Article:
In this talk, we present Apache SAMOA, an open-source platform for mining big data streams with Apache Flink, Storm and Samza. Real time analytics is becoming the fastest and most efficient way to obtain useful knowledge from what is happening now, allowing organizations to react quickly when problems appear or to detect new trends helping to improve their performance.  Apache SAMOA includes algorithms for the most common machine learning tasks such as classification and clustering. It provides a pluggable architecture that allows it to run on Apache Flink, but also with other several distributed stream processing engines such as Storm and Samza.                                     
Julien Launay  "Cracking Crack Mechanics: Using GANs to replicate and learn more about fracture patterns" without animation link is here 

When modeling transfers through a medium in civil engineering, knowing the precise influence of cracks is often complicated, doubly so since the transfer and fracture problems are often heavily linked. I will present a new way to generate “fake” cracking patterns using GANs, and will then expand on how such novel techniques can be used to learn more about fracture mechanics.                                      
Daniel Benoilid   , foulefactory.com,    5 min talk "Man + Machine : Crowdsourcing opportunities"
  
How you can leverage on crowdsourcing to earn time on learning phases and provide a fall back in real time when the confidence interval isn't good.

Igor Carron, "So what happened at NIPS2016 ?"






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Tuesday, January 10, 2017

Job: Summer 2017 IBM Social Good Fellowship (Undergraduates, Graduates, NGOs)

Kush (also @krvarshney on the twitter ) asked me to disseminate the following, so I do. I also note the following at the end of the annoucement which states:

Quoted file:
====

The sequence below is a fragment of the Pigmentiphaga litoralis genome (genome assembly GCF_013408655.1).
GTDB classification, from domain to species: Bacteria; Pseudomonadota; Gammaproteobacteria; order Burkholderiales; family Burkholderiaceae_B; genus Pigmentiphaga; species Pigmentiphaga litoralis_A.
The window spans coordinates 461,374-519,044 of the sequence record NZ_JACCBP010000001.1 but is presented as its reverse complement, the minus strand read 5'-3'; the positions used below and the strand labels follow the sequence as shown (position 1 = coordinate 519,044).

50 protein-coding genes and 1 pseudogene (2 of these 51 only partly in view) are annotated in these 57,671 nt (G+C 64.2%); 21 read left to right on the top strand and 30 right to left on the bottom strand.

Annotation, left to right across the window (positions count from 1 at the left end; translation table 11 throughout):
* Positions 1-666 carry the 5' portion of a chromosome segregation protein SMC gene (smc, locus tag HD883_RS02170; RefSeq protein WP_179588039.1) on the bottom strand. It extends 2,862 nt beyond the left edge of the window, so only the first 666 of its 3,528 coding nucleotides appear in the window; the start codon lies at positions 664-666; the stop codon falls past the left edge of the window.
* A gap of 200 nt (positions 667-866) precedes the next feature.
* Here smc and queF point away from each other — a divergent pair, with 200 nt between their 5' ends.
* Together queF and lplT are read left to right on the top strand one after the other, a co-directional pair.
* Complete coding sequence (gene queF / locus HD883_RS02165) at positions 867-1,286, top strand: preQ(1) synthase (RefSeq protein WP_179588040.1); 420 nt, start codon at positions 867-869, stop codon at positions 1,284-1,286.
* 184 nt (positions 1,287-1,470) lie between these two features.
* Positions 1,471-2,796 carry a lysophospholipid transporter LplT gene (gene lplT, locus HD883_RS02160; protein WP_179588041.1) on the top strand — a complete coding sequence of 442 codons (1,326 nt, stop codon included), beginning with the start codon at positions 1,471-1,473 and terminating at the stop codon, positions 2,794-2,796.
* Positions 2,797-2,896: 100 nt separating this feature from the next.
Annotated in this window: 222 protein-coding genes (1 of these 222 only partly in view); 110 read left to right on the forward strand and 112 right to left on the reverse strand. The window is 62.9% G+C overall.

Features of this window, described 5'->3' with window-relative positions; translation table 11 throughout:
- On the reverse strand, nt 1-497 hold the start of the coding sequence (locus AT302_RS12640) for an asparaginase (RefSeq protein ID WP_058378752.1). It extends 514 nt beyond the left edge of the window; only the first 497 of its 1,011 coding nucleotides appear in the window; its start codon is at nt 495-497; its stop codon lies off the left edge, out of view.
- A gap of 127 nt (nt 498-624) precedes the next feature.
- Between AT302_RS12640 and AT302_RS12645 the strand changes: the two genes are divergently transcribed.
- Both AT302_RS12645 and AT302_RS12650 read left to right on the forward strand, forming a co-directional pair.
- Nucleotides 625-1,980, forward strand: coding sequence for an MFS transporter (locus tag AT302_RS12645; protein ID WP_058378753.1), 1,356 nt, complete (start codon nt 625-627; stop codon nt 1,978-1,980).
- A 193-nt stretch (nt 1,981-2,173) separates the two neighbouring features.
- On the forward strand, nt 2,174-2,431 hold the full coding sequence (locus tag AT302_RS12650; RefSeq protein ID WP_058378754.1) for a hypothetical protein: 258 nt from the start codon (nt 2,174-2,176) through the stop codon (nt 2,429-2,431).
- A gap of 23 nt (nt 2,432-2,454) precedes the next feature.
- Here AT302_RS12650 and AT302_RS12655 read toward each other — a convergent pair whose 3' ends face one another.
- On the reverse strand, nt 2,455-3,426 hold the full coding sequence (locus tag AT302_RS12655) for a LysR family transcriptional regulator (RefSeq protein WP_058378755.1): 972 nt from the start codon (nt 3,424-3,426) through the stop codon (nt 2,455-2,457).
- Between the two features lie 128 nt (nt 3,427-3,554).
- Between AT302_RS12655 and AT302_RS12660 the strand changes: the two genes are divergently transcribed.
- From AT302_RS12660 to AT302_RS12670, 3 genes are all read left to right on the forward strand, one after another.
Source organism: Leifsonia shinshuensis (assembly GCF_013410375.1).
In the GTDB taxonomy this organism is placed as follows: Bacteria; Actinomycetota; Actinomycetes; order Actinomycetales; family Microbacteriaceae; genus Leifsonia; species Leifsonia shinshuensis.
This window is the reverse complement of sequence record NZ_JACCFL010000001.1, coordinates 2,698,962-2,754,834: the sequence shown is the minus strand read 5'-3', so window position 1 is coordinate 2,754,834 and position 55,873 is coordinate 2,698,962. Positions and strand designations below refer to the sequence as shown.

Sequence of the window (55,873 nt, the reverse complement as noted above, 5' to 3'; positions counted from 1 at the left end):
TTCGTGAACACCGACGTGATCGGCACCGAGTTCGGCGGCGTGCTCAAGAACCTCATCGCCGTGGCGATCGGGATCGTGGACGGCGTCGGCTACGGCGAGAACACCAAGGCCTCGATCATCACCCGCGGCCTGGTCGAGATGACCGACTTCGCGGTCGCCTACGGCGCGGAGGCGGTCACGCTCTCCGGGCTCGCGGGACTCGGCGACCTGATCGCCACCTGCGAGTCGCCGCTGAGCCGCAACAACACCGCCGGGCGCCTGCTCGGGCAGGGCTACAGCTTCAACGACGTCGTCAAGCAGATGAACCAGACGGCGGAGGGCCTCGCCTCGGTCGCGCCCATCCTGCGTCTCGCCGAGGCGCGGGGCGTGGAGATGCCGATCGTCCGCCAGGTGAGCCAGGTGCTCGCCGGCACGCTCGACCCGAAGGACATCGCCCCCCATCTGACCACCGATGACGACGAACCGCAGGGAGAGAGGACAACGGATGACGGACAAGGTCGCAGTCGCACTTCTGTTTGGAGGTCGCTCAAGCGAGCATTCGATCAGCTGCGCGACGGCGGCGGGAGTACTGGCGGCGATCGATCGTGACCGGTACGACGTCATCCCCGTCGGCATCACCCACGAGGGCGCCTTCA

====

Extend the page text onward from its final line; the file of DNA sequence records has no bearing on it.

If you are an NGO, or a social enterprise, we are currently scoping projects for our 2017 cycle. If you have an idea how we can help, drop us an email, and we will follow up. 

Summer 2017 IBM Social Good Fellowship
http://ibm.biz/socialgoodfellowship
Apply by February 1, 2017 
The IBM Social Good Fellowship is an opportunity for undergraduate and graduate students to develop their skills and develop data science solutions that benefit humanity. Mentored by leading IBM Research scientists and engineers at the T. J. Watson Research Center in Yorktown Heights, NY (north of New York City), fellows use data mining, machine learning, statistics, operations research, cloud computing, user experience design, and mobile computing methods to complete projects with social impact. Working closely with non-governmental organizations and other mission-driven partners, fellows take on real-world problems in health, energy, environment, education, international development, equality, justice, and more. We are currently seeking outstanding candidates for our summer 2017 program.

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CSjobs: two postdoctoral researchers, "C-SENSE: Exploiting low dimensional signal models for sensing, computation and processing" and "CS for Radar and Electronic Surveillance", Edinburgh, Scotland

Mike just sent me the following:

Hi Igor 
I am currently trying to recruit two postdoctoral researchers, one on the theory side (compressed sensing theory, sketching, concentration of measure) to work on my ERC grant "C-SENSE: Exploiting low dimensional signal models for sensing, computation and processing", and one on the applications side (CS for Radar and Electronic Surveillance) to work on our Defence signal processing project. Details of the vacancies can be found at:
https://www.vacancies.ed.ac.uk/pls/corehrrecruit/erq_jobspec_version_4.jobspec?p_id=038321
and
https://www.vacancies.ed.ac.uk/pls/corehrrecruit/erq_jobspec_version_4.jobspec?p_id=038322
I would be very grateful if you could advertise these on your blog and encourage people to apply.
Many thanks
Mike

--
Mike Davies
Professor of Signal and Image Processing
Institute for Digital Communications (IDCOM),
School of Engineering,
University of Edinburgh,
The King's buildings, Edinburgh, EH9 3JL
Director of the University Defence Research Collaboration (UDRC)
http://mod-udrc.org/ in Sensor Signal Processing
email: mike.davies@ed.ac.ukweb: http://www.research.ed.ac.uk/portal/mdavies4http://www.research.ed.ac.uk/portal/mdavies4